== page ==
The writing is slick, and powerful, and to my eyes and ears anyway, seems pretty accurate and believable. I felt I learned a little about recent Chinese history and got a fair glimpse into the country, which hitherto has been a closed book for me, even though I've been there twice:)
This is excellent fare, one of the top ten this year, for me.
A few years ago, I lived in Beijing for 4 months with my Chinese American husband. Having studied a little Chinese myself, and having experienced a bit of the life of an ex-pat woman in China, I was drawn to this book because I have rarely read about a similar topic.
I liked this book on a lot of levels, but there were also things that could have been better. First, the good: It is a simply marvelous depiction of modern China and the cultural clashes between old and new, East and West, that continue to play themselves out, even more than ten years since the book was written. The author obviously knows a LOT about China. In addition, the fact that the narrator had flawless Mandarin tones made the listening experience so very satisfying too, as I was able to pick up words here and there. I always like love stories, especially cross-cultural ones, and the love story here did not fail to please. It was satisfying, too, that the main characters were not perfect individuals but were both very damaged in their own ways. One of the final scenes, in which Lin confronts Alice about her many love affairs with Chinese men, is a searing indictment of the America sexual fetish for Asians, but with a gender bender: the person who chases after Chinese lovers is a woman, not a man.
I am only giving this book 4 stars because I felt that some parts of the plot were unrealistic or far-fetched and some of the characters (Spencer, especially), were underdeveloped. But as this is primarily a sketch of place, not of character, I'd still recommend the book for anyone who wants to learn more about modern China and the place of Wai Guo Ren (foreigners) in the Middle Kingdom.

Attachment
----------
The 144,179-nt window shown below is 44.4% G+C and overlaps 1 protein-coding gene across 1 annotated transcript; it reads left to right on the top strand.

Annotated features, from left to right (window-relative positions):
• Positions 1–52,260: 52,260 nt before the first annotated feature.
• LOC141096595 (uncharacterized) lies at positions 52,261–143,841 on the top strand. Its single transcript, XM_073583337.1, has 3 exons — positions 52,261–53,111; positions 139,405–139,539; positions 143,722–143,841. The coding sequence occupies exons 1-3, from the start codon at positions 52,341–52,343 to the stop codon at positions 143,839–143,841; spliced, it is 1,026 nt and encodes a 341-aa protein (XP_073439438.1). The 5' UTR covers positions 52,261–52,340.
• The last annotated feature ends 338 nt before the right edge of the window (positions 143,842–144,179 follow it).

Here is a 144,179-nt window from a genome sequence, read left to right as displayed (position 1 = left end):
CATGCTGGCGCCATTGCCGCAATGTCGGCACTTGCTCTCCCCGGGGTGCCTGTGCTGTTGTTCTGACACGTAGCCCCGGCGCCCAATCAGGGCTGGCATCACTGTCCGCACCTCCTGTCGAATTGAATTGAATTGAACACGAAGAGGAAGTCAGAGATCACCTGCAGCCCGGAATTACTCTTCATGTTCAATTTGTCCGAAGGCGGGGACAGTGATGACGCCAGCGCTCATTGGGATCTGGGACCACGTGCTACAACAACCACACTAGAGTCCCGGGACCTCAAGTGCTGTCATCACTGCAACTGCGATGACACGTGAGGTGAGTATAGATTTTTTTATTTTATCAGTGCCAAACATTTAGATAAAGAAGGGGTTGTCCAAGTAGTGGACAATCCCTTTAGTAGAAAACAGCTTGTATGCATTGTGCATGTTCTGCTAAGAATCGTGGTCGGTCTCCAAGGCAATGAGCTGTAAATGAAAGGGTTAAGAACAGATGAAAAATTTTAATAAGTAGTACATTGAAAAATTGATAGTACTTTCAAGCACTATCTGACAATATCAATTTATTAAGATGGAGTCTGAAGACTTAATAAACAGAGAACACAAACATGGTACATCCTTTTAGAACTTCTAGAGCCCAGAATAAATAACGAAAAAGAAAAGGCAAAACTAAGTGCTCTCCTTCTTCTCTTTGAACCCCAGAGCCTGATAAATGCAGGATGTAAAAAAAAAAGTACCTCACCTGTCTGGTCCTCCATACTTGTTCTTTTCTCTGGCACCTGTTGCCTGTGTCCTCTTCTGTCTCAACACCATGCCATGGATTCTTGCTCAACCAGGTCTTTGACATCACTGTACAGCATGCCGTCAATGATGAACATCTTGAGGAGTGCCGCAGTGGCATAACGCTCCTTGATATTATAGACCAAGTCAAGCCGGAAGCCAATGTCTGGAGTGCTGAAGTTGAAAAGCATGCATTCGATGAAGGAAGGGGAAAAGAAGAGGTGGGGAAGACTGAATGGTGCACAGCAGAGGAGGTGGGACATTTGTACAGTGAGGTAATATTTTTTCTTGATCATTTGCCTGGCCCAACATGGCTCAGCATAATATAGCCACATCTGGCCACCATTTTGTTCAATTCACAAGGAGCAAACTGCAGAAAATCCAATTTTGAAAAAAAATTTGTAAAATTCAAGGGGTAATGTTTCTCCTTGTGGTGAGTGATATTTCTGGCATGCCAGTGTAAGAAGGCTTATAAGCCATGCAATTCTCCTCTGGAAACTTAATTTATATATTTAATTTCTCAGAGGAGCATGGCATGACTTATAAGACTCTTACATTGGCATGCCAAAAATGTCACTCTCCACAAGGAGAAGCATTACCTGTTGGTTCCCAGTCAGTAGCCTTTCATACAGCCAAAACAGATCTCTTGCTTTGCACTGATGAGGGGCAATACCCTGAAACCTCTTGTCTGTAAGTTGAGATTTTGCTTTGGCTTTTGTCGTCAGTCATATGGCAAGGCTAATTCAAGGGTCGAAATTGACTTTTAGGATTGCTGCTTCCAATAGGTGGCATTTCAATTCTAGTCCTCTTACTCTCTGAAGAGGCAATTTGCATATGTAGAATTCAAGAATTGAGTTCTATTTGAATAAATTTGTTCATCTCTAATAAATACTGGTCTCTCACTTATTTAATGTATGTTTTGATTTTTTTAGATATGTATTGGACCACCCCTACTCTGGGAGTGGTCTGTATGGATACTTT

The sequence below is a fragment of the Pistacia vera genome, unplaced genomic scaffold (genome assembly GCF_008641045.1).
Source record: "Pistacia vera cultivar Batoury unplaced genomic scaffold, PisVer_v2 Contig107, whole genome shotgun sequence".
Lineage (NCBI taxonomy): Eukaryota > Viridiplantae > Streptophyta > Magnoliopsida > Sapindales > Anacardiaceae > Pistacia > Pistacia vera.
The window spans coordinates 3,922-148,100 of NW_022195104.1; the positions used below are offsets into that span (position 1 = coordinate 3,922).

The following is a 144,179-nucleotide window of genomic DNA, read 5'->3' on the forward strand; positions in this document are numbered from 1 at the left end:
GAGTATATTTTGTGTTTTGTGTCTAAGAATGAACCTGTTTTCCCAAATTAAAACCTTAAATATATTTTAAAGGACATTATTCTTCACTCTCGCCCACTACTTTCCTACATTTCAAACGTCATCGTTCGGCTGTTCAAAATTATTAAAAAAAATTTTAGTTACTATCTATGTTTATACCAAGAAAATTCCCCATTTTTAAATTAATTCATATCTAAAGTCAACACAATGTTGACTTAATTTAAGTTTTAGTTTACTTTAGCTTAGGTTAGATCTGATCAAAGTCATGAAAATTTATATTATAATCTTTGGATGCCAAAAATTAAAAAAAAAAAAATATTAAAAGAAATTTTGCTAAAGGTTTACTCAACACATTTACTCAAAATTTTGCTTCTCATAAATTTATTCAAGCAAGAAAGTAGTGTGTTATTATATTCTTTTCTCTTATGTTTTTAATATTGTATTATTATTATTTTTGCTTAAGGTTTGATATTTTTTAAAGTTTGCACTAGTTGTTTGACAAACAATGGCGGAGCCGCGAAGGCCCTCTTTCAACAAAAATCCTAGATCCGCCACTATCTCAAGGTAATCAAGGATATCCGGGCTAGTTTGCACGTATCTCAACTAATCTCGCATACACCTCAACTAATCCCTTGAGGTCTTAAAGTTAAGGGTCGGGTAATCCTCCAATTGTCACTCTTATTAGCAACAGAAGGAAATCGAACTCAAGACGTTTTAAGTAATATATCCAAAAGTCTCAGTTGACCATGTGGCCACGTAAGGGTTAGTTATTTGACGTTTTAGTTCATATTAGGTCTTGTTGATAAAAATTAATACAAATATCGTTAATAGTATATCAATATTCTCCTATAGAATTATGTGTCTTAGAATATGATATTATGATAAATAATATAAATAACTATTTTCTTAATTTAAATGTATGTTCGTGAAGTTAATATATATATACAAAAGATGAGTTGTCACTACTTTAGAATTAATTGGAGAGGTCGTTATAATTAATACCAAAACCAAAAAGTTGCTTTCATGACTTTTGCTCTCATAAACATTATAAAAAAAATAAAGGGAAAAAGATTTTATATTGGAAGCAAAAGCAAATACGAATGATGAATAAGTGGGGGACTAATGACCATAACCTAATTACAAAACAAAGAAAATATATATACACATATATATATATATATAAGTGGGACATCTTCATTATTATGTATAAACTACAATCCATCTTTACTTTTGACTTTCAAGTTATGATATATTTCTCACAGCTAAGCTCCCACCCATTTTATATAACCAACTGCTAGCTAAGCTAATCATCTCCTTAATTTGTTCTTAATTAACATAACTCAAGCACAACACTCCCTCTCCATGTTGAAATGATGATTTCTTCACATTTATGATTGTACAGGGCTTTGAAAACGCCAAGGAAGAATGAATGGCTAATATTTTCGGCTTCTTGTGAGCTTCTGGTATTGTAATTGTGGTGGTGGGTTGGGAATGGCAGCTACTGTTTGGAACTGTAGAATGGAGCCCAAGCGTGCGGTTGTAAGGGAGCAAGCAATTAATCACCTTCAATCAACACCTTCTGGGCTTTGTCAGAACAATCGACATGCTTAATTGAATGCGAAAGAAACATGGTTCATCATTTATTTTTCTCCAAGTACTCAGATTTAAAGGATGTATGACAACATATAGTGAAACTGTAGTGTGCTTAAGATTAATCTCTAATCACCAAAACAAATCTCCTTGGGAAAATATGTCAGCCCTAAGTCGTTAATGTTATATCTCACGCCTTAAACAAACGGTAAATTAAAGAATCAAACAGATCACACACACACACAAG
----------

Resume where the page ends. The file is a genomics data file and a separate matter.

Do you read the book before you dislike my reviews?
After reading The Last Chinese Chef, I was interested at reading more from this author. Nicole Mones does a good job at explaining the Chinese culture and bringing up the complexity of interracial relationships that is common in the western world.
Instead of writing about mindless romantic fluff, "Lost in Translation" is about an American woman going to work in China and having a relationship with a native man while she is there. The Chinese man has a different expectation from the American woman and vice versa. The culture differences in their relationship is not obvious for the reader, but one can feel the tension as you get into the story more.
This author brings up issues with mix relationships especially in the Asian culture, but she writes in a way where the relationship's issue shadows the plot of the story. Maybe too subtle at times for the audience to get the message, but if you are from an Asian descent you will recognize the diversity in the relationships.